How I fell in love with Purim in Israel

How do you boost holiday cheer in such troubling times?

PASSING UP this signature Purim meal a year into the pandemic is painful. (photo credit: PIXNIO)
PASSING UP this signature Purim meal a year into the pandemic is painful.
(photo credit: PIXNIO)
 Seder night has always been a seminal event for me, as it is with most Jews. Over the decades of living in Jerusalem, Israeli melodies have been grafted onto the songs I inherited from my grandparents who brought them from their shtetls in Belorussia to our New England cherry wood table. The format is the same.
But Purim is different. Only in Israel did I fall in love with this holiday.
I knew about Purim back in Colchester, Connecticut where I grew up, but it didn’t have much impact. We went to the synagogue to hear the megillah reading at night. We wore leftover Halloween costumes and circled the synagogue pews in an anemic parade. The treat was stopping at the Colchester Bakery, conveniently next door to the synagogue, where the non-Jewish Polish Gadel family produced cheese Danish-sized hamantashen overflowing with poppy seeds.
The following morning we went to public school. We took off for the “real holidays.” Purim wasn’t among them.
Maybe it takes a Jewish state to extrude the celebration of Purim. In Connecticut, we had a fashion dictum about not wearing white before Memorial Day. In Israel, it’s acceptable to wear Purim costumes and accessories in the street from two weeks before the holiday. Of course, in Jerusalem it’s hard to know who is wearing costumes and who isn’t.
The day the children all dress up in school is the quickening. In normal years, goofy parades and parties follow. Where else but Israel would it make perfect Purim sense to celebrate two Purim days, one for the arei haprazot cities that were unwalled in the time of Moses’s protégé Joshua, and another for the cities walled back then. Just a reminder that Joshua died about 3,265 years ago, but this category remains.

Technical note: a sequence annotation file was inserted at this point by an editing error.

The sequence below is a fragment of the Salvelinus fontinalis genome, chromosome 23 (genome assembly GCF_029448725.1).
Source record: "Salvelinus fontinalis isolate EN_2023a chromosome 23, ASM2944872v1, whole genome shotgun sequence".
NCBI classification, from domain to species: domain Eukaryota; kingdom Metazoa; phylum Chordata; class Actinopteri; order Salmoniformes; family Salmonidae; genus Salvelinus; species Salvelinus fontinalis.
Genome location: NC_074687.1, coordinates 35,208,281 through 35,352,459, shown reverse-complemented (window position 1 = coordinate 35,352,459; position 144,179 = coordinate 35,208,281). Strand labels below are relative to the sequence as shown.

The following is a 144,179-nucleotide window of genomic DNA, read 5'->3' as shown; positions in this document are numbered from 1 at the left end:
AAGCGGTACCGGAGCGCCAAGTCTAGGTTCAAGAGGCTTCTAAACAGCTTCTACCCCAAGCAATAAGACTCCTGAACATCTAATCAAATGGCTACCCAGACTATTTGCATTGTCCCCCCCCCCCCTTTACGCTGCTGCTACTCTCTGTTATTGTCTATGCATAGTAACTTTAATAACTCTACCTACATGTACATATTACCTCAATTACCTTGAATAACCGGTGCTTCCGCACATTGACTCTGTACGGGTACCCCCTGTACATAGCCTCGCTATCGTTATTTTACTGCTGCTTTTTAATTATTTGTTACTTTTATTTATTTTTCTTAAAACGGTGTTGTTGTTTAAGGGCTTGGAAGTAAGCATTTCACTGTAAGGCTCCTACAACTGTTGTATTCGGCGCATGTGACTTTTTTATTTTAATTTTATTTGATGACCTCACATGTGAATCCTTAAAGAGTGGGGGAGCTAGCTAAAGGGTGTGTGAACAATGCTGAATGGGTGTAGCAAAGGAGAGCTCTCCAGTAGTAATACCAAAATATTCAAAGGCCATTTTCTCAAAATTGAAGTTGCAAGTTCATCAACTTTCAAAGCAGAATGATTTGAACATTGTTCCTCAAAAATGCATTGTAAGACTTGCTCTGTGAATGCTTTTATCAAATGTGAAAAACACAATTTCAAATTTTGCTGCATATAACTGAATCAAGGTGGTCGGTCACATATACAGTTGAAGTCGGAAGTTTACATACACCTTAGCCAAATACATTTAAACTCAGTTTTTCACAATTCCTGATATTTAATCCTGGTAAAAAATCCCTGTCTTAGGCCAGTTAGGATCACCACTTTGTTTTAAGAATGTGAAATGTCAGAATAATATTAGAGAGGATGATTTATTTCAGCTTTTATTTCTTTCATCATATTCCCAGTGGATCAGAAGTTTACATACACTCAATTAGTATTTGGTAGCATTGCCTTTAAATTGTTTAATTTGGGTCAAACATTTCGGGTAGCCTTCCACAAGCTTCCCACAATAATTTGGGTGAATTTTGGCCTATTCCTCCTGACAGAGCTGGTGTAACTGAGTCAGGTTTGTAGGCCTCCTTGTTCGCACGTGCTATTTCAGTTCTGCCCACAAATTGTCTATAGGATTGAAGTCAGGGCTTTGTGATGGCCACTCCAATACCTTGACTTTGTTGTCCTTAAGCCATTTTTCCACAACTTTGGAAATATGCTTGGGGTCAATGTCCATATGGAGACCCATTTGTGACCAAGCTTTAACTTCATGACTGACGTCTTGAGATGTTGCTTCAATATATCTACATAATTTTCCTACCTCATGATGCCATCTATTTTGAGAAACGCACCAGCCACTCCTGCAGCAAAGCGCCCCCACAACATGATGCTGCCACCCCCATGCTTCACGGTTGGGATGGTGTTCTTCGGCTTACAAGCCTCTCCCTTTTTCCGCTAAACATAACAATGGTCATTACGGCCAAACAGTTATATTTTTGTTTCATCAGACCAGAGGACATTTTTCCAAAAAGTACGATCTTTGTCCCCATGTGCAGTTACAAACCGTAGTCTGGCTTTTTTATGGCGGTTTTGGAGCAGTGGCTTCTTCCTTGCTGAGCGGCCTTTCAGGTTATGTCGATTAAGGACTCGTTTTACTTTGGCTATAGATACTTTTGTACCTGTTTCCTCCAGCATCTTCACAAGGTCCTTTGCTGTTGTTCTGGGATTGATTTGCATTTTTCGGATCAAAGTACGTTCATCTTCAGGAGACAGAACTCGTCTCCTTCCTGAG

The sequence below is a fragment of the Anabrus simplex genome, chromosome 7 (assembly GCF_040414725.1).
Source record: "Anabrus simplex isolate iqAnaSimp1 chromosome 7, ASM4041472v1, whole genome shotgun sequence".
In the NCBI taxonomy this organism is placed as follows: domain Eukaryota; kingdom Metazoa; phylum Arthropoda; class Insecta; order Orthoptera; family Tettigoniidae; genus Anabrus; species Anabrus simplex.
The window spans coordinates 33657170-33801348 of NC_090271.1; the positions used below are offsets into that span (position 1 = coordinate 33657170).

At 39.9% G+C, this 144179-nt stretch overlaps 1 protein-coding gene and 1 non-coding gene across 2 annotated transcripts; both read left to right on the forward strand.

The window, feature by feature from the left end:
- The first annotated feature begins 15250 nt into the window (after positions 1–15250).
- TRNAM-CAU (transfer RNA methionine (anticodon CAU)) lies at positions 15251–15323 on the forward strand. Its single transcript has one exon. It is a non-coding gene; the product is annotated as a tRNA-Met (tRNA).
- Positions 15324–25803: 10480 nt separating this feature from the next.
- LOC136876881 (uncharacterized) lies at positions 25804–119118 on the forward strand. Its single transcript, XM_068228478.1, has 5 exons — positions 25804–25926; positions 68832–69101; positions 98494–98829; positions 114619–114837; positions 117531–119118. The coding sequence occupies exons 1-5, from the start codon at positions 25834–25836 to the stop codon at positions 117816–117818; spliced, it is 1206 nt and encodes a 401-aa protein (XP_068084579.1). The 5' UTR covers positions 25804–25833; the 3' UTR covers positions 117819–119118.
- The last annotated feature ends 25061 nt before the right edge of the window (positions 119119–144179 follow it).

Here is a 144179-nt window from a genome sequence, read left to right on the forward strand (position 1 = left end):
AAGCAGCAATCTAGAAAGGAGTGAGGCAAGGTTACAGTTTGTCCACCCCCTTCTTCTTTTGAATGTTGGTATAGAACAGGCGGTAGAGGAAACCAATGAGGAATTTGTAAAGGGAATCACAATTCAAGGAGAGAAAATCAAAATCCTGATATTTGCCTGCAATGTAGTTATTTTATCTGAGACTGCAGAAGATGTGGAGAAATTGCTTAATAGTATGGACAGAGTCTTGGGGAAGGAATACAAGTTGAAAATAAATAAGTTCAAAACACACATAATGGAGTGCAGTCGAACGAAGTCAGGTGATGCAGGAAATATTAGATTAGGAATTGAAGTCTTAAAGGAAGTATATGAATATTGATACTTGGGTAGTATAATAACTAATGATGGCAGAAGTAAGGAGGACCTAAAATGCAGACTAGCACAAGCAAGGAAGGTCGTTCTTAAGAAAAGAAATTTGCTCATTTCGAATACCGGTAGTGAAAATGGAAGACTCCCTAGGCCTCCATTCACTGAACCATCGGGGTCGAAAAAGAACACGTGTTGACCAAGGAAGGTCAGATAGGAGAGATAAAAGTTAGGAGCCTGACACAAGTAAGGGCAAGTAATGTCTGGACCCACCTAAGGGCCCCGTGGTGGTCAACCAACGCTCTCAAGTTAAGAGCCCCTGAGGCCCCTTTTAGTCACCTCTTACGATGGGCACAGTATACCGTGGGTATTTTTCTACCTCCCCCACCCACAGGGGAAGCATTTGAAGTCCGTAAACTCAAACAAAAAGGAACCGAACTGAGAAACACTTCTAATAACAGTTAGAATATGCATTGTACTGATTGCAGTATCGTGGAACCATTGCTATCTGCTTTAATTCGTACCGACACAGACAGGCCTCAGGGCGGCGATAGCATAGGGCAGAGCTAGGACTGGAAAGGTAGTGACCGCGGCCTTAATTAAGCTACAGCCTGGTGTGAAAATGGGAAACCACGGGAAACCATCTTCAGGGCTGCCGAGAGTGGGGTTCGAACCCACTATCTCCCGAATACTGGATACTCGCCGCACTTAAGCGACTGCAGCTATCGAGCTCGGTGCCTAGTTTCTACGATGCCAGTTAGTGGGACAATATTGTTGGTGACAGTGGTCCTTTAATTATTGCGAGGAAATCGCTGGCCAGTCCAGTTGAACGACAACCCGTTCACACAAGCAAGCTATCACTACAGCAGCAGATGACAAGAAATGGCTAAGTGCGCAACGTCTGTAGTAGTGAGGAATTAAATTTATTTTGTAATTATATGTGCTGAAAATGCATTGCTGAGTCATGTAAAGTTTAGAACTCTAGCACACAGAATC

It may take a village, as the statement goes, to bring up a child, but it takes a whole country to get Purim right.
I’m not talking about the must-do’s from a religious point of view: hearing every word of the megillah, giving charity, passing out food gifts. Even this year, those are easy. Our balcony minyan is run by silversmith Mordechai Bier who probably holds the Guinness Book of Records for the speediest Megillah reading. He’ll read at least three times from the parking lot. It’s easy to make charitable contributions online. The ingredients for my trademark shalach manot Purim pickles that I make each year were delivered to my doorstep.
So what am I really missing?
In our household the longest table we set all year is for the Purim feast. Yes, longer than for the Passover Seder when we focus on our blessedly large family. We usually have to set two parallel tables. This is the time to call in our merry friends who come from near and far and very far. We move the furniture, and costumed fellow-Israelis plus visitors from abroad, seminary students and great grandparents, fill our Purim salon for a multi-course meal that starts at noon and lasts all afternoon. Unlike Passover, when they are the focus of our attention, our children and grandchildren usually wind up helping with the food, since I’m literally the toastmistress.
The festive meals that are mentioned prominently in Megillat Esther are often shortchanged in the many Torah talks about the central characters of the Megillah. Let us recall that the Purim story begins with long Persian feasts at which, according to tradition, looted Temple accoutrements are demeaned as drinking mugs and flagons. Esther’s unmasking of Haman’s villainy and her Jewish identity takes place in back-to-back banquets.